The Two French Work‐Sharing Experiments: Employment and Productivity Effects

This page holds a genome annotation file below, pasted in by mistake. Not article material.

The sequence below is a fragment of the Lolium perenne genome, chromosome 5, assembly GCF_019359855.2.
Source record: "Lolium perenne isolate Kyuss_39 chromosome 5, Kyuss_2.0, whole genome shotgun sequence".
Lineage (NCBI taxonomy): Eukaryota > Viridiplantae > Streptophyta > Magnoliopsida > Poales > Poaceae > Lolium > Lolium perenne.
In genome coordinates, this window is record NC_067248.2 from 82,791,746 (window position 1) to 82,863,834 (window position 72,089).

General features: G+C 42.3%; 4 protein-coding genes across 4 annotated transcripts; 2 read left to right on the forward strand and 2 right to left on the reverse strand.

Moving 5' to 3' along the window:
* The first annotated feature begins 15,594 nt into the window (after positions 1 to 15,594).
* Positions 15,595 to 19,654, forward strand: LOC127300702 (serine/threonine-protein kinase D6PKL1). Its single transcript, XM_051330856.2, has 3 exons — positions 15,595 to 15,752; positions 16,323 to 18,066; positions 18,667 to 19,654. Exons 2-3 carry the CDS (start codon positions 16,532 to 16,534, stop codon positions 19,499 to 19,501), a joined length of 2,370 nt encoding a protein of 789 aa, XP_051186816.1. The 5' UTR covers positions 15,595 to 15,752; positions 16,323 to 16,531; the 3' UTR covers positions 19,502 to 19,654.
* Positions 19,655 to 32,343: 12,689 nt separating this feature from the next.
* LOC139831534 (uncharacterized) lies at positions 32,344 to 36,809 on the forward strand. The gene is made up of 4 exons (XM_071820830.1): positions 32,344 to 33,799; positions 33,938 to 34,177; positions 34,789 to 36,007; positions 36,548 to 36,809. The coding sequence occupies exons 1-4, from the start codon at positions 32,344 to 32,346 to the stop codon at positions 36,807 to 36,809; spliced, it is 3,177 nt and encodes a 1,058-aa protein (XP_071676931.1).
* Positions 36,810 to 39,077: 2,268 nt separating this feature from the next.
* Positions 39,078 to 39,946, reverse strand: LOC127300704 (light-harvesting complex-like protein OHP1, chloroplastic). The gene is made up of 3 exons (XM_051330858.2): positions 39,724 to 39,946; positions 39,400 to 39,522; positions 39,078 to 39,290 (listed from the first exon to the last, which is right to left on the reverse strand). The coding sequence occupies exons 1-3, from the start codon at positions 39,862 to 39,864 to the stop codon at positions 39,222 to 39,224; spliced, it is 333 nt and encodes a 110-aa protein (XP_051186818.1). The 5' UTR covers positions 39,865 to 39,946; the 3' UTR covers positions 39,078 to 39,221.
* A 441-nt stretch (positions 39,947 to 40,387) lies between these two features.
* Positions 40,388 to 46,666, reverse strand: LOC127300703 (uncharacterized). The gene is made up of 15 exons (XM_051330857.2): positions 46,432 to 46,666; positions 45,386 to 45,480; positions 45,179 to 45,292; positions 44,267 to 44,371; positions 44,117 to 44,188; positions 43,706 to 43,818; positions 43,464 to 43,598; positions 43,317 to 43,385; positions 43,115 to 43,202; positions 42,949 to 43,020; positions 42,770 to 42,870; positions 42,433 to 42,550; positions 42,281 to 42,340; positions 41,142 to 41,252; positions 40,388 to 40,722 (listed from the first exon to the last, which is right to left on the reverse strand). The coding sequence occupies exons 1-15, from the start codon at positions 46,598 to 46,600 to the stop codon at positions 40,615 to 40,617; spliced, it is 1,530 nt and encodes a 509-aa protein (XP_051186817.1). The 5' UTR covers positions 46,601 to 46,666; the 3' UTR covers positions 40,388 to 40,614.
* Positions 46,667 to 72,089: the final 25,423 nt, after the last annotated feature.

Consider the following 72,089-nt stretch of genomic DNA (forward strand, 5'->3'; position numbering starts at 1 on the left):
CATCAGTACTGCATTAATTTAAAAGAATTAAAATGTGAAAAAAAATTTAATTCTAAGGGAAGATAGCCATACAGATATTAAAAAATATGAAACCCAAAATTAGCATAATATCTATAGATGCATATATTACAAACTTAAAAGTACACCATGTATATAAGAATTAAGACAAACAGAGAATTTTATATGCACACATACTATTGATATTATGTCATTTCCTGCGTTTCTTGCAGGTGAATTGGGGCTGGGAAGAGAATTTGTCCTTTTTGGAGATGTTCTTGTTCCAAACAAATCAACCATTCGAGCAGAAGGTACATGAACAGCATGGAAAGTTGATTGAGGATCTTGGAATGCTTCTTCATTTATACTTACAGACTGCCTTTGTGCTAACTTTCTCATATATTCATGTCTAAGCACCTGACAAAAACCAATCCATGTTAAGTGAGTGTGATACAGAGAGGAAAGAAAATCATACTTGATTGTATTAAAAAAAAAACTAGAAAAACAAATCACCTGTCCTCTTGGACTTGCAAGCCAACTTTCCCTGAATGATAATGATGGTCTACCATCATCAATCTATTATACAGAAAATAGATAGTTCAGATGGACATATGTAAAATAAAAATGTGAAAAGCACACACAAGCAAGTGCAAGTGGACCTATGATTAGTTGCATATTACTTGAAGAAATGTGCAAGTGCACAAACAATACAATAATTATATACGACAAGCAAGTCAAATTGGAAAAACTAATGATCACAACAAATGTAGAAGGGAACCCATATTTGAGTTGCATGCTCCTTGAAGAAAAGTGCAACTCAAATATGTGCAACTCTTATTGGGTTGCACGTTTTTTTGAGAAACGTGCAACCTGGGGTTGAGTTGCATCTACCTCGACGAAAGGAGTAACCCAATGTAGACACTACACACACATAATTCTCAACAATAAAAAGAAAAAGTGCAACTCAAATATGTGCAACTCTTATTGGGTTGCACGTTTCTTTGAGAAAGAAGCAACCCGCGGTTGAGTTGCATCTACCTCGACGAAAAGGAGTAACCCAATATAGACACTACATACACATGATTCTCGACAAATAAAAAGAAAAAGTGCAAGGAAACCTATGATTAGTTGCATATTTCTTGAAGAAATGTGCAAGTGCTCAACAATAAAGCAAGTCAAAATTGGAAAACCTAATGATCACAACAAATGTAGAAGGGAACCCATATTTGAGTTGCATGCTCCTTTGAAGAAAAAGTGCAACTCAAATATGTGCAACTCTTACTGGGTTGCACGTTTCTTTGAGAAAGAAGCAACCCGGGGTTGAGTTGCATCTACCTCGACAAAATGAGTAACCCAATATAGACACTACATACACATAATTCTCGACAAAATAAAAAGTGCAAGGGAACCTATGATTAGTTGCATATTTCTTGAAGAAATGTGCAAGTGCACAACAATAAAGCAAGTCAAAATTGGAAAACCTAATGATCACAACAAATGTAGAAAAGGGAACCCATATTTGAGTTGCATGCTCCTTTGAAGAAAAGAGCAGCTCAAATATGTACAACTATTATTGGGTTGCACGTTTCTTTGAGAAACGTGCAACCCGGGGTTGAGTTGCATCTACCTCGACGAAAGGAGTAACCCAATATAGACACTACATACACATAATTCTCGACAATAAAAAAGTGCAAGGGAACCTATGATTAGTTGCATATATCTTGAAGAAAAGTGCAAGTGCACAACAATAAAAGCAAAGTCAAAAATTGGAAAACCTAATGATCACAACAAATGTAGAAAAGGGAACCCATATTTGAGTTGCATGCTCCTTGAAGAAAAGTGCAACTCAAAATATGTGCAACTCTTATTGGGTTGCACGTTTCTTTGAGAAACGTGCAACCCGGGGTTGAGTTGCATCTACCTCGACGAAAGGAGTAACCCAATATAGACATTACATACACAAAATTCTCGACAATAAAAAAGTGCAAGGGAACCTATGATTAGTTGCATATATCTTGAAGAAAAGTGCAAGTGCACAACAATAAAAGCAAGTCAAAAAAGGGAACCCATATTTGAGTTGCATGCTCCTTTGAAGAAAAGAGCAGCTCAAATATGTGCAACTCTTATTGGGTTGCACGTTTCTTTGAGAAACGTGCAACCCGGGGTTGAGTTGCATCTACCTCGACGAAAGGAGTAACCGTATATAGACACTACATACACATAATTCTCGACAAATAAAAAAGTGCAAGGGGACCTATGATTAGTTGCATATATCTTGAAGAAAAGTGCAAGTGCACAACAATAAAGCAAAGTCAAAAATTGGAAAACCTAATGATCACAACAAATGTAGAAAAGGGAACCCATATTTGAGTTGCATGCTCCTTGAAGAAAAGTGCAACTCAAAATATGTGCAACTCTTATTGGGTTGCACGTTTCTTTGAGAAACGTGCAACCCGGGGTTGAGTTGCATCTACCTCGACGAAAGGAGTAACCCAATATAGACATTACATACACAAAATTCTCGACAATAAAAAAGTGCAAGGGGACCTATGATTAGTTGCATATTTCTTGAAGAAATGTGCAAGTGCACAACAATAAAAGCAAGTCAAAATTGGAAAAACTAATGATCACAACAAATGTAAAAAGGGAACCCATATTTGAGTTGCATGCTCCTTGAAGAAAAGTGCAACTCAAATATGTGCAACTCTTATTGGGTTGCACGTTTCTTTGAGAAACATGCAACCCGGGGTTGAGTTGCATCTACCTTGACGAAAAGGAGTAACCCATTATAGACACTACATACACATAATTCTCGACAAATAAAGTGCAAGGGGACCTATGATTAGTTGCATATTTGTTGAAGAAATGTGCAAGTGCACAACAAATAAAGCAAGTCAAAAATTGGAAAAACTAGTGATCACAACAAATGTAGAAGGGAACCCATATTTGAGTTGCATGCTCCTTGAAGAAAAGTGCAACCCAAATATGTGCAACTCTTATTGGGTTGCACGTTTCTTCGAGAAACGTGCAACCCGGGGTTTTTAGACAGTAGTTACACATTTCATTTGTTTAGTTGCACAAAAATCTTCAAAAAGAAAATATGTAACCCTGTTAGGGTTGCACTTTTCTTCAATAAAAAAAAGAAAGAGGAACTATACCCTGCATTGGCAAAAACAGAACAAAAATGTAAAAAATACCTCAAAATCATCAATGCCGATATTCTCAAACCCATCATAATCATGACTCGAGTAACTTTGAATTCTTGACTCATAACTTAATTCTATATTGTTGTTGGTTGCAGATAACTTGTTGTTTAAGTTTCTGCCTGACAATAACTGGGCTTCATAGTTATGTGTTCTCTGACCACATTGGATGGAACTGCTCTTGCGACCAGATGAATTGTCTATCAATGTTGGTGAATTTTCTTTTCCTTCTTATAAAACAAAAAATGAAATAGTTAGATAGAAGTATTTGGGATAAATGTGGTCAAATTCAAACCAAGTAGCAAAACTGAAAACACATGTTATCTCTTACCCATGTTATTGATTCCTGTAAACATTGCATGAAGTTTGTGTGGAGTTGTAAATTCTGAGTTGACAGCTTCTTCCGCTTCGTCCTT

This chapter examines workweek reductions experiments in France. Using the 1982 workweek reduction, it is shown that work-sharing policies, per se, do not work. Put differently, they are not apt to work as long as wage subsidies are not offered to the firms. Their impact of employment and production is then shown using the experience of the experiment conducted at the end of the 1990s. Payroll tax subsidies (as well as other types of subsidies) mitigated the negative effects on employment of this last experiment. In the short run, firms that went to thirty-five hours benefited from the policy, in particular low-productivity firms (because payroll tax subsidies were disproportionately directed to them) to the detriment of firms that stayed at thirty-nine hours. Hence, in the short run, employment was redirected to low-productivity firms adopting the policy. Then, in the medium run, the breath of air coming from the subsidies stopped working and the firms that had moved to thirty-five hours started to fail massively, while the survivors appear to have benefited from these deaths.
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